Meme cryptocurrency Shiba Inu‘s team has published a warning text about scammers targeting altcoin investors. The proactive fraud alert came in the form of tweets from the Shiba Inu community detailing various methods used by unsuspecting investors.
Warning to Investors from the Shiba Inu Team
Shiba Inu his team made important statements in warning about crypto fraud. “Fake Shiba Telegram groups are being shared on all social media,” the team said. Scammers create fake users by impersonating official accounts. They usually respond to general posts.”he made statements.
Shiba Inu while attracting investors who dream of becoming crypto millionaires, bad actors have stepped up their efforts to target imprudent investors on social media platforms such as Twitter and Telegram. Common methods used to cause potential harm are imitating official accounts, attracting attention by tweeting using hashtags such as shib, shibarmy, leash, shibaswap and bone.
However, the community is known to organize fake events, including airdrops, bonuses or gifts. As a general rule, investors are expected to avoid sharing their wallet keys, credentials, or believing and following fake social media accounts.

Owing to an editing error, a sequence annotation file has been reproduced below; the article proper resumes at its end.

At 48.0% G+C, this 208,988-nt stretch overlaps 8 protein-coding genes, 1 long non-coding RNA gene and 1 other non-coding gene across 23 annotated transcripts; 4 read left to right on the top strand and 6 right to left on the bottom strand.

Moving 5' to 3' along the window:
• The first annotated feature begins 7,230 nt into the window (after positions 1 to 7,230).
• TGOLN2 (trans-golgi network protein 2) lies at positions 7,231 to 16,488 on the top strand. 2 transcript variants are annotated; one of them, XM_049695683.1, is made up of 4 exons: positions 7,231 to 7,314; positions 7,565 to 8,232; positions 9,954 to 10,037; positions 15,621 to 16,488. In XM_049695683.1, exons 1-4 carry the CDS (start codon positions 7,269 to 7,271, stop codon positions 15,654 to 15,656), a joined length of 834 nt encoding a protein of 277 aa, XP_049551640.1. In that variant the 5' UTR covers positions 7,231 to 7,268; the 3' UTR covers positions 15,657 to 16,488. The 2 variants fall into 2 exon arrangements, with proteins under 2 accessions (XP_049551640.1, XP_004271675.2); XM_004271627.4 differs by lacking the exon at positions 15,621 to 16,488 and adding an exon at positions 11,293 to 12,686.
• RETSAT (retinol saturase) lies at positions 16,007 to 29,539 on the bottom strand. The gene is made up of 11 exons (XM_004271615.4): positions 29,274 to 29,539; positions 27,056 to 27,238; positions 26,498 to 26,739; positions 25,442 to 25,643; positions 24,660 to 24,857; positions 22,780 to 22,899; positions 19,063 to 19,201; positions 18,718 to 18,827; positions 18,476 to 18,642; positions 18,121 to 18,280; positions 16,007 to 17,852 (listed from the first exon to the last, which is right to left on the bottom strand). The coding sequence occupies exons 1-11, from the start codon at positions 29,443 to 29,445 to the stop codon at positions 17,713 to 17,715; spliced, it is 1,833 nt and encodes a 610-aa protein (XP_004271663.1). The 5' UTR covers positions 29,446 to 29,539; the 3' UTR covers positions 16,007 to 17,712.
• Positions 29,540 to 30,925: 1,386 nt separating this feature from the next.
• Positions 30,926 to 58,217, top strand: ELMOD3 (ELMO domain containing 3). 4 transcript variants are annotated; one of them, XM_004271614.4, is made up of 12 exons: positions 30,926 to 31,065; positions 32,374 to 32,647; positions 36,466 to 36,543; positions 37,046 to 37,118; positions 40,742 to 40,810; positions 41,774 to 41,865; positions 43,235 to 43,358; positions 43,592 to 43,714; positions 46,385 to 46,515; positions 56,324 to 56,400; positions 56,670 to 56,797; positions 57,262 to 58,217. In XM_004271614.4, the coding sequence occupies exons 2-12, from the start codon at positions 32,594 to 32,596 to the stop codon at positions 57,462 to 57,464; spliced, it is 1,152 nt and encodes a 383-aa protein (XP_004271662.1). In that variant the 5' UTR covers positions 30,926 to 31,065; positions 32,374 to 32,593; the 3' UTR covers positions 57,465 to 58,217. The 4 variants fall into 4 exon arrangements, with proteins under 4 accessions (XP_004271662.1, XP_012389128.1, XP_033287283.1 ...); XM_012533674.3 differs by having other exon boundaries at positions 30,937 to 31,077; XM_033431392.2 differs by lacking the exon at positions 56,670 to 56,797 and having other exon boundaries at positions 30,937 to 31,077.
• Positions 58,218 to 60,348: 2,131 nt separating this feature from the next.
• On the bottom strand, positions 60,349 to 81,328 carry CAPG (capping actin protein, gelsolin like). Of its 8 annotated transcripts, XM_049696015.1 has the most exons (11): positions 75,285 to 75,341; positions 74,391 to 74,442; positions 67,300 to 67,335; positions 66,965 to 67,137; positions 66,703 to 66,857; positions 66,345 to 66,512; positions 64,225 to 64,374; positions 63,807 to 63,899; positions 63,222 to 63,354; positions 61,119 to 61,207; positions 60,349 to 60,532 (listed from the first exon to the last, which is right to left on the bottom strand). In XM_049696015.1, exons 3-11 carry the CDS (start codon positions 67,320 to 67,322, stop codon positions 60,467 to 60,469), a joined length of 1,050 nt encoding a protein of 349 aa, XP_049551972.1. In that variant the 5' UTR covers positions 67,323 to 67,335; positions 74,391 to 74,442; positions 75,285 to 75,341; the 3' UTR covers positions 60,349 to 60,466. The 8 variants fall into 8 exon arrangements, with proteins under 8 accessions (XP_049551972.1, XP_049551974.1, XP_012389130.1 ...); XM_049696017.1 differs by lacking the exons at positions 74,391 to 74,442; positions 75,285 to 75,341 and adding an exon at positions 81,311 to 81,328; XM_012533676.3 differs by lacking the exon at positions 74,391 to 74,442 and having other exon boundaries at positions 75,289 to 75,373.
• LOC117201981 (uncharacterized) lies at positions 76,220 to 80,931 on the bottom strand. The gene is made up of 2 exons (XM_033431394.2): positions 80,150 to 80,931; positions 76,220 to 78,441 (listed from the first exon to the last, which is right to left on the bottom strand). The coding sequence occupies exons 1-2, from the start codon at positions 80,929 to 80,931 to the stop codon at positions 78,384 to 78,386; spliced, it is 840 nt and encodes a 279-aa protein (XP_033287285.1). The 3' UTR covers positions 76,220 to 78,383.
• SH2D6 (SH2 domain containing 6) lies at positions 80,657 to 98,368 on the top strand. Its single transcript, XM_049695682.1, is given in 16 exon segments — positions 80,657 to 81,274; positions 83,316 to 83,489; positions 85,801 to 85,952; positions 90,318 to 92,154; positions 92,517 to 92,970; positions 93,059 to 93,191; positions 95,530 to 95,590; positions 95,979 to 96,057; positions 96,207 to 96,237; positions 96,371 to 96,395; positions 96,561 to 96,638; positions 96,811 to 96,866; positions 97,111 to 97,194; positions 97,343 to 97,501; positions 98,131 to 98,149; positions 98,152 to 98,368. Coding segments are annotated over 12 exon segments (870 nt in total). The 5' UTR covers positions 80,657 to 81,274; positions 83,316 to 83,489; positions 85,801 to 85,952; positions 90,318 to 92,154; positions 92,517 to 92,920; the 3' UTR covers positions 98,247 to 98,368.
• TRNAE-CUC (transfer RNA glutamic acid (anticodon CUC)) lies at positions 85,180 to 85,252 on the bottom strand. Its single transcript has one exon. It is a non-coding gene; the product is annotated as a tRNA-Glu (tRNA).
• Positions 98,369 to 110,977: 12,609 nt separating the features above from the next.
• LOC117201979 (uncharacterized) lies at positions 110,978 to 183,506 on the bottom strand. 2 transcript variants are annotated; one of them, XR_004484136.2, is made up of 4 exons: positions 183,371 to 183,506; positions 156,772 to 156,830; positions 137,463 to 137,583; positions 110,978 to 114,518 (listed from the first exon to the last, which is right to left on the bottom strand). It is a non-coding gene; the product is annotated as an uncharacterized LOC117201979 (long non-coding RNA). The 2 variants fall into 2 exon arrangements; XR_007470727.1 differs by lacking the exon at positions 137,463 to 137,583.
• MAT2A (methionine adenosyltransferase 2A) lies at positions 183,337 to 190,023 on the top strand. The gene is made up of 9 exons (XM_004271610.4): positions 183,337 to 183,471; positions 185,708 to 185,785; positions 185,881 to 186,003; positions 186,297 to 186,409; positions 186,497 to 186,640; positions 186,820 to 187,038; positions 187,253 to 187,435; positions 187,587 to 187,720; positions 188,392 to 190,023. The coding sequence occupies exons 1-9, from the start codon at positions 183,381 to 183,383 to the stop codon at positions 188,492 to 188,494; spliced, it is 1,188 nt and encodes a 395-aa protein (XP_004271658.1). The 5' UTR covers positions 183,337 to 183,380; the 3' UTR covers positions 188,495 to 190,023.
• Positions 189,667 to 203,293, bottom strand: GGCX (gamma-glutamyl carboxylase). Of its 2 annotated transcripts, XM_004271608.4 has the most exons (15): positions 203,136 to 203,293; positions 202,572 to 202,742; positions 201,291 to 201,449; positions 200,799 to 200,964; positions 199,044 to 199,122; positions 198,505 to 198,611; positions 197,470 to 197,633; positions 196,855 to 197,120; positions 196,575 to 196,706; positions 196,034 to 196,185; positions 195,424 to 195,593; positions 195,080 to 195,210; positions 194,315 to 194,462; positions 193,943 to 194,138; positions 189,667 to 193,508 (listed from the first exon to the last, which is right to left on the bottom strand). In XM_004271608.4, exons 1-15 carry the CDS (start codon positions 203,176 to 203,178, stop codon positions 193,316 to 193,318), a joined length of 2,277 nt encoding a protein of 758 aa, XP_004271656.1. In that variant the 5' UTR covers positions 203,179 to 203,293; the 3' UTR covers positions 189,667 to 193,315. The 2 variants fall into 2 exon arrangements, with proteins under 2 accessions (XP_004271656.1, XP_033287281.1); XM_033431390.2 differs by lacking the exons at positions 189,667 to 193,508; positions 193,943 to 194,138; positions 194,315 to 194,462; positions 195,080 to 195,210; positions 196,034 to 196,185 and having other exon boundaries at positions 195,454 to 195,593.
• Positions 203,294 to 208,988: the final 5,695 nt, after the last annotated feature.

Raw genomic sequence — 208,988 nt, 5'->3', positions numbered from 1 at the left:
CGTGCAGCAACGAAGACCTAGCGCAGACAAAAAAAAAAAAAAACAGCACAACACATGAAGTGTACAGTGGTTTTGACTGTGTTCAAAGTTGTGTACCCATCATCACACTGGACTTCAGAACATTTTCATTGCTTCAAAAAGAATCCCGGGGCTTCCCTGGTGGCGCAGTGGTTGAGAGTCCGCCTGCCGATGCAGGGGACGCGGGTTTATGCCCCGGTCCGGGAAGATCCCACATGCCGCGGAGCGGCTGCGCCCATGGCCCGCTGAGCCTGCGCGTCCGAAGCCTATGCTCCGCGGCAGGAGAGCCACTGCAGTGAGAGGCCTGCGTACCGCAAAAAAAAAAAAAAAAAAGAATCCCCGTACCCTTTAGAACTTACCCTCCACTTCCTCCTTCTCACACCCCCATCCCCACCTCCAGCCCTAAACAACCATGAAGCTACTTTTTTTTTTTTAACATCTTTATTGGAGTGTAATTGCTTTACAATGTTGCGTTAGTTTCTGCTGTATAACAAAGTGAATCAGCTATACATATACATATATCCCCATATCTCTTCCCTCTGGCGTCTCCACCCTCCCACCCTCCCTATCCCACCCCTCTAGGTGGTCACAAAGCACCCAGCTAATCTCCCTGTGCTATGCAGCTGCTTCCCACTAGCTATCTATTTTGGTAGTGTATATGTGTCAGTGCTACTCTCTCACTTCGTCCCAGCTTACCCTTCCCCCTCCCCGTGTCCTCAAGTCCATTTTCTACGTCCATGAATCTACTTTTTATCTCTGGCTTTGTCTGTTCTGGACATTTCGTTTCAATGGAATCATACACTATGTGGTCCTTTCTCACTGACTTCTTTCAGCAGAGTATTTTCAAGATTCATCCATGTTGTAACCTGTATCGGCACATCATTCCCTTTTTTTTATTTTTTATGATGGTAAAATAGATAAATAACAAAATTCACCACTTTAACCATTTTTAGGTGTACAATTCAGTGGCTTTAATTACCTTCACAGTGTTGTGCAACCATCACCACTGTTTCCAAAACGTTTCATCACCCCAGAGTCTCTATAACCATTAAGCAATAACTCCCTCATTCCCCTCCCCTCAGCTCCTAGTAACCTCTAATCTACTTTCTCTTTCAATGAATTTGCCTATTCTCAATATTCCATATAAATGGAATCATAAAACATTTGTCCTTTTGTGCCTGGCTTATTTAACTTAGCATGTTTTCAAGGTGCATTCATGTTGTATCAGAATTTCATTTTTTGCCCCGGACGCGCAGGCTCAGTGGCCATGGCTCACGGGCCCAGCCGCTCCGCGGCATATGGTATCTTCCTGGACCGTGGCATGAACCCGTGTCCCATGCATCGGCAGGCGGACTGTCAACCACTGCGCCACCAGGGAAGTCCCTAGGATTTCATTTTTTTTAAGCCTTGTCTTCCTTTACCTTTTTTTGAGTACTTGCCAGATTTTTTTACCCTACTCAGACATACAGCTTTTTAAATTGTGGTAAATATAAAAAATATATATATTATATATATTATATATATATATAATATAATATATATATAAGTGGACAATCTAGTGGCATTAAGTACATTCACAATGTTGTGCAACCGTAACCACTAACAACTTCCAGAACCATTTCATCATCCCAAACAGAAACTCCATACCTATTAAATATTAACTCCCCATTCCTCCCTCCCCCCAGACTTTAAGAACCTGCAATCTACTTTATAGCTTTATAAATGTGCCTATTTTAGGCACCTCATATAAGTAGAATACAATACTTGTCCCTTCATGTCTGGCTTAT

On October 28, Shiba Inu touched an all-time high of $0.000086. The Shiba Inu development team has recently developed a token called Doge Killer (LEASH), which generates 130% profit. The growing investor community october addition to mainstream adoption has led Shiba Inu to be traded on the most popular exchanges, including Binance US and Crypto com.
The Rise of Meme Coins
Dogecoin the hype around copy projects is attributed to a long period of a bull market, which brings high profits for short-term investors. According to media reports, the $ 8,000 investment made by a 35-year-old supermarket employee in early 2021 now amounts to more than a million dollars.
Dogecoin (THE DOGE) the hype around its by-product is attributed to a long period of a bull market, which brought high profits for small-time investments. As Cointelegraph reports, an $8,000 investment made by a 35-year-old supermarket warehouse manager in early 2021 is now over a million dollars.